You must allow the user to initiate actions, submit information, or force a state change, from within any context.

The Button is probably the most common element across all mobile devices, and is built into every platform.

Buttons are used in conjunction with input fields and selectors. The button submits or commits the selections. When fields or selections are required, a good way to avoid error messages is to disable the submit button. Be sure to label this condition so users are not confused by it.


Use a Button to initiate an immediate action. A button is are not simply a "more important" Link, and should not act as such. Button-like action behaviors may be initiated with an Icon and label pair, if space or other layout or style considerations require it.


Standalone Buttons will perform an action, or change modes immediately, and with no additional user input:

In-conjunction with radio buttons, check boxes or any other user inputs or controls, a Button will commit these user selections. Within websites, buttons are used to submit (or cancel submission of) forms to remote servers:

Delayed input interrupts the submission to request additional user data. Usually, a modal Pop-Up dialogue will be used to retrieve the information. Ellipsis follow the text label of the Button to indicate this condition:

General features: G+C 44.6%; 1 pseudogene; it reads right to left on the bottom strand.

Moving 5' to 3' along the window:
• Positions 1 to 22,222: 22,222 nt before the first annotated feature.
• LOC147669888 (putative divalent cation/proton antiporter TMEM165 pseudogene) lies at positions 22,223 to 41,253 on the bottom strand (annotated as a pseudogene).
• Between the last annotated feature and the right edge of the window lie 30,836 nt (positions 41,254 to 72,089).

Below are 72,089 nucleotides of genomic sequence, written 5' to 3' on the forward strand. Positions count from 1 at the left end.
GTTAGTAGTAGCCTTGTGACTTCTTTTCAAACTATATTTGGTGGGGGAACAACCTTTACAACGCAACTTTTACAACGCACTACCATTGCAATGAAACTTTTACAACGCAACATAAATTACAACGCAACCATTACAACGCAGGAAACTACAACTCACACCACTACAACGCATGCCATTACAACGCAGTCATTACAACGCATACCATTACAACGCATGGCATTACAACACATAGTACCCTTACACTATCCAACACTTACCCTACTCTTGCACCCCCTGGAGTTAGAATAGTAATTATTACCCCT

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See the Exit Guard pattern for a very typical example.

Buttons may be combined or grouped with icons, which should then be of similar vertical height, as though they were related buttons. Consider the page design carefully when placing buttons. For certain types of applications, placing buttons at a regular location on the page, or even in an area like a Fixed Menu.

Interaction Details

Depending on the action, after selecting a Button the page may or may not change. If there is no change (such as with the synch example above) you must make the button change state to indicate the process is ongoing, or change the label to the reverse action (e.g. "Cancel Synch").

Buttons may be selected by pressing the OK/Enter key (on a 5-way-pad) when the Button is in focus, or by tapping directly on the Button for touch or pen 'devices. In many cases, especially in Pop-Up dialogues and full screens where an action is key, a button should be in focus by default so no scrolling is required.

When user entry is required (for in-conjunction buttons) until sufficient entry has not yet been made, the submit action should be made inactive. This should be communicated with text adjacent to the button.

Presentation Details

Buttons must be very easy to see and activate (especially for touch/pen devices). Background color and contrast must make the button stand out from the page background appropriately; more important but for, should be more prominent than optional, items. Remember color deficit users, glare, and make sure the text on the button his sufficient contrast to be readable.